|By Jean Cherni, New Haven Register, Conn.|
|McClatchy-Tribune Information Services|
No. 1: The durable power of attorney which creates an agency relationship under which the principal appoints another person to transact business, legal and financial matters for the principal. It is effective until the death of the principal.
Why You Need It: It can prevent many problems caused by the incapacity of the principal. It can avoid the need for expensive and hard-to-obtain guardianship and conservatorship rights. It allows the person you have chosen to take quick action on your behalf.
No. 2: Appointment of a health-care representative. You appoint another individual to make health-care decisions on your behalf in case you are either incapacitated or unable to understand the consequences of a health-care decision. The designated agent may request, receive and review information regarding your physical and mental health, medical and hospital records and may employ or discharge health-care providers. They may also authorize admissions or discharges from a health-care facility and consent to the provision, withholding or withdrawal of health-care, including life-sustaining procedures.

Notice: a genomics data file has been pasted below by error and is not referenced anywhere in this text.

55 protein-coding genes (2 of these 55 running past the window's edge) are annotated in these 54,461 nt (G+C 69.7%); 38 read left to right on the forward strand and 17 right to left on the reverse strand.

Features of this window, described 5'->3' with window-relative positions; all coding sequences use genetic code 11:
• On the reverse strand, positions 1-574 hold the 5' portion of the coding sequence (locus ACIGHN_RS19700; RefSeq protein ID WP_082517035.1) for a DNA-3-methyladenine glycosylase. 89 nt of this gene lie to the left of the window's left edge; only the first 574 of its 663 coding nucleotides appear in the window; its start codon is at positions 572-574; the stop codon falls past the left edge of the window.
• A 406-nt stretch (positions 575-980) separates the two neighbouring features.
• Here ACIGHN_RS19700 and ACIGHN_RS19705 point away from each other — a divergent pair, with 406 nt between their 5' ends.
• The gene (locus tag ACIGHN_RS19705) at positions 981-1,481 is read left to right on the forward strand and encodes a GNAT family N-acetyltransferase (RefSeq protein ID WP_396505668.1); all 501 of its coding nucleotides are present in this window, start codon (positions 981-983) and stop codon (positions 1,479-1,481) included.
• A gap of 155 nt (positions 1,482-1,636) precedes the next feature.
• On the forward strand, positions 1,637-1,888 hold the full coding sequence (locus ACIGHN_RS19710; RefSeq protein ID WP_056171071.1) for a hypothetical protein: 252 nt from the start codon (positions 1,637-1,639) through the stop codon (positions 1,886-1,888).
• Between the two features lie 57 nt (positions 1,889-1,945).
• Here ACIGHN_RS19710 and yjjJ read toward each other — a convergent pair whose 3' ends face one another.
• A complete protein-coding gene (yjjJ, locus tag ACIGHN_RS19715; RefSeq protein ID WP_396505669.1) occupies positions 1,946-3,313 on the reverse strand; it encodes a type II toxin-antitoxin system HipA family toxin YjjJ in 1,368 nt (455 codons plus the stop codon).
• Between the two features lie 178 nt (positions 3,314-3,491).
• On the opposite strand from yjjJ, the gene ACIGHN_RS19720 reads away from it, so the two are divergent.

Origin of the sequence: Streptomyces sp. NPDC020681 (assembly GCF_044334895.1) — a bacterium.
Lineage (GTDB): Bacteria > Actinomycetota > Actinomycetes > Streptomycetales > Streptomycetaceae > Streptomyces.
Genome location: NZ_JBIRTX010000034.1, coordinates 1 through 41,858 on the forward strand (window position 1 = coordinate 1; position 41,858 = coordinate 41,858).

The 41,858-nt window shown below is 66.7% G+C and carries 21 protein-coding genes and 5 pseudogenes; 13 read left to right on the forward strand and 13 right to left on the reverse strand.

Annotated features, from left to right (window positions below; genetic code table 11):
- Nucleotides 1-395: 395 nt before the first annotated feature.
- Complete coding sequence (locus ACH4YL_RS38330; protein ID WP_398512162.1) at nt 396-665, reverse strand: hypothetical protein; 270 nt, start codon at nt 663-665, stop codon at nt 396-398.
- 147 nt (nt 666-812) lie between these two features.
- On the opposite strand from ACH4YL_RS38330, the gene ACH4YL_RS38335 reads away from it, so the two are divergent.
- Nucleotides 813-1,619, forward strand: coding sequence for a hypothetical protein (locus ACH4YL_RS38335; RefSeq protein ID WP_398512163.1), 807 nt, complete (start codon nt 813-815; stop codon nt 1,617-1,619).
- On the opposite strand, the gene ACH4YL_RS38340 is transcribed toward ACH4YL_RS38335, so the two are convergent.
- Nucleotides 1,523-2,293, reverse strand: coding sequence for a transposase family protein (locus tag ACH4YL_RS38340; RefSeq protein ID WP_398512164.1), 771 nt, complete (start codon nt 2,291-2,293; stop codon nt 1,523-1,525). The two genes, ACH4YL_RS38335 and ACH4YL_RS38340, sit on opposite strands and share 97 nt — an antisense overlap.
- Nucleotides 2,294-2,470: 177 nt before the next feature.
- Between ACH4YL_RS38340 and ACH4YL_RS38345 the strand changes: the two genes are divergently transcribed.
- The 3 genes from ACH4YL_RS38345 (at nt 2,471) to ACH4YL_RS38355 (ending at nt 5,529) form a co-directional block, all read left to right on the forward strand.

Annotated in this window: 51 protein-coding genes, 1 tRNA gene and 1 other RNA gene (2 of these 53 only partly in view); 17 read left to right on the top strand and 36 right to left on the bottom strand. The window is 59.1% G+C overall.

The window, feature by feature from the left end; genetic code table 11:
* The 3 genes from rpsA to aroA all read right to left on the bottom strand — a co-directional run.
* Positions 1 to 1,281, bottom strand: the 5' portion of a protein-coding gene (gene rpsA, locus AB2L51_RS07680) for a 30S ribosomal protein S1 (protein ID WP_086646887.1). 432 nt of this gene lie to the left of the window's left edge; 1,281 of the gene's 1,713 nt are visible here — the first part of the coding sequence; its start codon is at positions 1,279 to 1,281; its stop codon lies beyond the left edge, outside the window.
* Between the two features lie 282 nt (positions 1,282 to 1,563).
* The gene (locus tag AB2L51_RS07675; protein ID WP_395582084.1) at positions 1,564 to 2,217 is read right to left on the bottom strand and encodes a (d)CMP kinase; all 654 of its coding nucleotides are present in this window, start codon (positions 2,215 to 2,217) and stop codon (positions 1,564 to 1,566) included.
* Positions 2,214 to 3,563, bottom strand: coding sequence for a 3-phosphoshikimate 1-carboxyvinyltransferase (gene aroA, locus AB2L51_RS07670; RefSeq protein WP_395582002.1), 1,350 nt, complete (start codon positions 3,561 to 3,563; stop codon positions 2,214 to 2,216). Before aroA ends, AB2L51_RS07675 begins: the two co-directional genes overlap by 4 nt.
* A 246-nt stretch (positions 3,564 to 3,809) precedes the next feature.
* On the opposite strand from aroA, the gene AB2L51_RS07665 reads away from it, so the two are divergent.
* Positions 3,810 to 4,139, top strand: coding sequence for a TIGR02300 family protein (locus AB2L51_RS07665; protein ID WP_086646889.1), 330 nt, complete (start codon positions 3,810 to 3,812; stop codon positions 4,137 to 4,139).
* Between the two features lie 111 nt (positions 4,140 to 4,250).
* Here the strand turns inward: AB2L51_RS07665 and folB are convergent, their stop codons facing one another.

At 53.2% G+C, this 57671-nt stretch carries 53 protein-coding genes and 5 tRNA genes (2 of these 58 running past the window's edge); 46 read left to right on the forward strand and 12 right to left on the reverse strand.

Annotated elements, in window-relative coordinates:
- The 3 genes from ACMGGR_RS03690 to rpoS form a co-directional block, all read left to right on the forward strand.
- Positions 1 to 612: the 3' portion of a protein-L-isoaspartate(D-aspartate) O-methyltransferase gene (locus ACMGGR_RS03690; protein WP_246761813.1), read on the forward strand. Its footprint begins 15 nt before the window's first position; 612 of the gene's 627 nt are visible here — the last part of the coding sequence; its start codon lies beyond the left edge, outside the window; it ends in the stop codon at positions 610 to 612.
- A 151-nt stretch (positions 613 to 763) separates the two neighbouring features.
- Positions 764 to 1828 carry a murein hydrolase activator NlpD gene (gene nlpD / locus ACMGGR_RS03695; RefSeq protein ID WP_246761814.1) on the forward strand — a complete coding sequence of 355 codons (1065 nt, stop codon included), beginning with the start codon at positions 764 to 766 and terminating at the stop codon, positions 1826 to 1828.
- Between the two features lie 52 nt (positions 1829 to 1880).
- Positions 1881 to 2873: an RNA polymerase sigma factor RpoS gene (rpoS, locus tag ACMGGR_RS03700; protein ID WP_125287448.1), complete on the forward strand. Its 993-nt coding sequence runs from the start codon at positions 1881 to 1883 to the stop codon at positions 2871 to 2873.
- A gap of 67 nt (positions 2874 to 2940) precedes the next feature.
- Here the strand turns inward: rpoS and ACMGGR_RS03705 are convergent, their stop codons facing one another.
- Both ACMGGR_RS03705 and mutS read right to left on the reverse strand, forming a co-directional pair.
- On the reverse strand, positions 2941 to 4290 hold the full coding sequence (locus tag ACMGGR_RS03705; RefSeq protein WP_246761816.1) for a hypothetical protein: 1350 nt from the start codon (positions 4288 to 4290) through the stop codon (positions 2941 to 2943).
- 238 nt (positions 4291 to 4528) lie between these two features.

Why You Need It: Ensures an agent exists that can follow your wishes and express them to health-care providers at a time when you are unable to do so yourself. It can help to eliminate confusion and indecision when timely decisions are required, and it avoids family disputes as to who is in charge of making those decisions.
No. 3: Advance care directive or living will.
Why You Need It: Helps to ensure that the treatments you will receive in a terminal or permanently unconscious situation are in concert with your wishes and provides guidance to your health-care representative.
No. 4: The will or revocable living trust answers the question of who will inherit your assets after death and the best way to pass on those assets to comply with your wishes. Both documents also should analyze the amount of various taxes that could be payable at death and then devise the best methods to eliminate, minimize or postpone their impact.
Why You Need It: If you do not have one of these documents, your assets will pass under the laws of intestacy and may not go to the beneficiaries you intend. You also lose the ability to make tax elections that could maximize the value of what you pass on to your heirs. As to which document you should choose should be decided with the advice of your attorney as there are plusses and minuses with each approach.
— Cartier & Bower are at
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